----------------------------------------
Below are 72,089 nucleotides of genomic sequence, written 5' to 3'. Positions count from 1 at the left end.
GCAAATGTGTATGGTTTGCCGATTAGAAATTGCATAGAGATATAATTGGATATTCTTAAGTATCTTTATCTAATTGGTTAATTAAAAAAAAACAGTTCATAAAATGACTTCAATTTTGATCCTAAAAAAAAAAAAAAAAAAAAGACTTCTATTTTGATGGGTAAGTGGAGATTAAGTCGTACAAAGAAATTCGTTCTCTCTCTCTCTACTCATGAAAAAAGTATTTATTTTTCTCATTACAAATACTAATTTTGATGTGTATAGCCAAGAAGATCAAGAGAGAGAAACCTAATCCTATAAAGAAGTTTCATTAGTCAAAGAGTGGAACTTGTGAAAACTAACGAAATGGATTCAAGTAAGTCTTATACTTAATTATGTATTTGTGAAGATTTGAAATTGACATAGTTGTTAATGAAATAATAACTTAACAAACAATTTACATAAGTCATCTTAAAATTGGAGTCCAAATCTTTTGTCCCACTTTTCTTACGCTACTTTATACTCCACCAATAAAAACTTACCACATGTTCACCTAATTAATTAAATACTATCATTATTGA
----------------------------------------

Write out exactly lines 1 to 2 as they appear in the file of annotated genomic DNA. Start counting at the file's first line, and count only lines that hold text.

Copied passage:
Below are 72,089 nucleotides of genomic sequence, written 5' to 3'. Positions count from 1 at the left end.
GCAAATGTGTATGGTTTGCCGATTAGAAATTGCATAGAGATATAATTGGATATTCTTAAGTATCTTTATCTAATTGGTTAATTAAAAAAAAACAGTTCATAAAATGACTTCAATTTTGATCCTAAAAAAAAAAAAAAAAAAAAGACTTCTATTTTGATGGGTAAGTGGAGATTAAGTCGTACAAAGAAATTCGTTCTCTCTCTCTCTACTCATGAAAAAAGTATTTATTTTTCTCATTACAAATACTAATTTTGATGTGTATAGCCAAGAAGATCAAGAGAGAGAAACCTAATCCTATAAAGAAGTTTCATTAGTCAAAGAGTGGAACTTGTGAAAACTAACGAAATGGATTCAAGTAAGTCTTATACTTAATTATGTATTTGTGAAGATTTGAAATTGACATAGTTGTTAATGAAATAATAACTTAACAAACAATTTACATAAGTCATCTTAAAATTGGAGTCCAAATCTTTTGTCCCACTTTTCTTACGCTACTTTATACTCCACCAATAAAAACTTACCACATGTTCACCTAATTAATTAAATACTATCATTATTGA